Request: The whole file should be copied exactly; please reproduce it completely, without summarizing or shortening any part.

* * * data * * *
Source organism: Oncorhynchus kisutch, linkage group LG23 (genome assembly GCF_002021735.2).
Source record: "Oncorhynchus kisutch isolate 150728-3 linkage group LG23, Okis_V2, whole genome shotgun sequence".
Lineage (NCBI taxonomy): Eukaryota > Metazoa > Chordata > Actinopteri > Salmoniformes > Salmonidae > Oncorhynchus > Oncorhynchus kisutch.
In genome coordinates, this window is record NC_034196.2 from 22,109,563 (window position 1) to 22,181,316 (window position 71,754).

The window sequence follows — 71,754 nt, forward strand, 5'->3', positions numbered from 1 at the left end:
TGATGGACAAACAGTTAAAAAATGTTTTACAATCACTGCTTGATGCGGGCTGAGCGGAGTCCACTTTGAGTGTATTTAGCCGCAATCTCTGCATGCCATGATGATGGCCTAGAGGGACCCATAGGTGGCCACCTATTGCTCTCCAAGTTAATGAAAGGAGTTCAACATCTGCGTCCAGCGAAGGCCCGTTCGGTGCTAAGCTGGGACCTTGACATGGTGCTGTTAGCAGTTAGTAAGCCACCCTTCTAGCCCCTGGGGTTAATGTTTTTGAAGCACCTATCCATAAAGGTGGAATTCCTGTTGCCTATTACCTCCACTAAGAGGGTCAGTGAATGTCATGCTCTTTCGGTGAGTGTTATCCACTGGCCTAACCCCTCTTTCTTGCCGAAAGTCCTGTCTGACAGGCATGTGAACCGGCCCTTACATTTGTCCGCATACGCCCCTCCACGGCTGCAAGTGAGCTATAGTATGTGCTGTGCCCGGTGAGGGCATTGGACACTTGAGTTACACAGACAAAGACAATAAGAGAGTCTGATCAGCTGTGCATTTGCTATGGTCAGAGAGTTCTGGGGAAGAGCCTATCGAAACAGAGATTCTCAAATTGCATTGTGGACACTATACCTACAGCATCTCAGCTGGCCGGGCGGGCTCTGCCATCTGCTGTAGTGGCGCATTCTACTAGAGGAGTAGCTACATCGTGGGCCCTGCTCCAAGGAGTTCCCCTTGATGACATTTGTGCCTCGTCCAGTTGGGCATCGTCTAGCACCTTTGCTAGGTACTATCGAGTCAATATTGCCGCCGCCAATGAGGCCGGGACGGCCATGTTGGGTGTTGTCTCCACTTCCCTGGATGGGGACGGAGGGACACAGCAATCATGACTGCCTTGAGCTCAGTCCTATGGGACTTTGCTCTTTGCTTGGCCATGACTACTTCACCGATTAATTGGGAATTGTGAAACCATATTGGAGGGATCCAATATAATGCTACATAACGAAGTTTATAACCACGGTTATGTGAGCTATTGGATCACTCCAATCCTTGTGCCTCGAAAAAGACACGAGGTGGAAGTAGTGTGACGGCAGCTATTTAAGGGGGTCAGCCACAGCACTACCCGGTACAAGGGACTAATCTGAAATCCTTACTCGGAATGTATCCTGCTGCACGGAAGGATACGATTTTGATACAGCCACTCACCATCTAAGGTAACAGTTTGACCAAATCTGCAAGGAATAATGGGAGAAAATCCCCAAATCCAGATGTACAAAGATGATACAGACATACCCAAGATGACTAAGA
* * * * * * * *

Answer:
Source organism: Oncorhynchus kisutch, linkage group LG23 (genome assembly GCF_002021735.2).
Source record: "Oncorhynchus kisutch isolate 150728-3 linkage group LG23, Okis_V2, whole genome shotgun sequence".
Lineage (NCBI taxonomy): Eukaryota > Metazoa > Chordata > Actinopteri > Salmoniformes > Salmonidae > Oncorhynchus > Oncorhynchus kisutch.
In genome coordinates, this window is record NC_034196.2 from 22,109,563 (window position 1) to 22,181,316 (window position 71,754).

The window sequence follows — 71,754 nt, forward strand, 5'->3', positions numbered from 1 at the left end:
TGATGGACAAACAGTTAAAAAATGTTTTACAATCACTGCTTGATGCGGGCTGAGCGGAGTCCACTTTGAGTGTATTTAGCCGCAATCTCTGCATGCCATGATGATGGCCTAGAGGGACCCATAGGTGGCCACCTATTGCTCTCCAAGTTAATGAAAGGAGTTCAACATCTGCGTCCAGCGAAGGCCCGTTCGGTGCTAAGCTGGGACCTTGACATGGTGCTGTTAGCAGTTAGTAAGCCACCCTTCTAGCCCCTGGGGTTAATGTTTTTGAAGCACCTATCCATAAAGGTGGAATTCCTGTTGCCTATTACCTCCACTAAGAGGGTCAGTGAATGTCATGCTCTTTCGGTGAGTGTTATCCACTGGCCTAACCCCTCTTTCTTGCCGAAAGTCCTGTCTGACAGGCATGTGAACCGGCCCTTACATTTGTCCGCATACGCCCCTCCACGGCTGCAAGTGAGCTATAGTATGTGCTGTGCCCGGTGAGGGCATTGGACACTTGAGTTACACAGACAAAGACAATAAGAGAGTCTGATCAGCTGTGCATTTGCTATGGTCAGAGAGTTCTGGGGAAGAGCCTATCGAAACAGAGATTCTCAAATTGCATTGTGGACACTATACCTACAGCATCTCAGCTGGCCGGGCGGGCTCTGCCATCTGCTGTAGTGGCGCATTCTACTAGAGGAGTAGCTACATCGTGGGCCCTGCTCCAAGGAGTTCCCCTTGATGACATTTGTGCCTCGTCCAGTTGGGCATCGTCTAGCACCTTTGCTAGGTACTATCGAGTCAATATTGCCGCCGCCAATGAGGCCGGGACGGCCATGTTGGGTGTTGTCTCCACTTCCCTGGATGGGGACGGAGGGACACAGCAATCATGACTGCCTTGAGCTCAGTCCTATGGGACTTTGCTCTTTGCTTGGCCATGACTACTTCACCGATTAATTGGGAATTGTGAAACCATATTGGAGGGATCCAATATAATGCTACATAACGAAGTTTATAACCACGGTTATGTGAGCTATTGGATCACTCCAATCCTTGTGCCTCGAAAAAGACACGAGGTGGAAGTAGTGTGACGGCAGCTATTTAAGGGGGTCAGCCACAGCACTACCCGGTACAAGGGACTAATCTGAAATCCTTACTCGGAATGTATCCTGCTGCACGGAAGGATACGATTTTGATACAGCCACTCACCATCTAAGGTAACAGTTTGACCAAATCTGCAAGGAATAATGGGAGAAAATCCCCAAATCCAGATGTACAAAGATGATACAGACATACCCAAGATGACTAAGA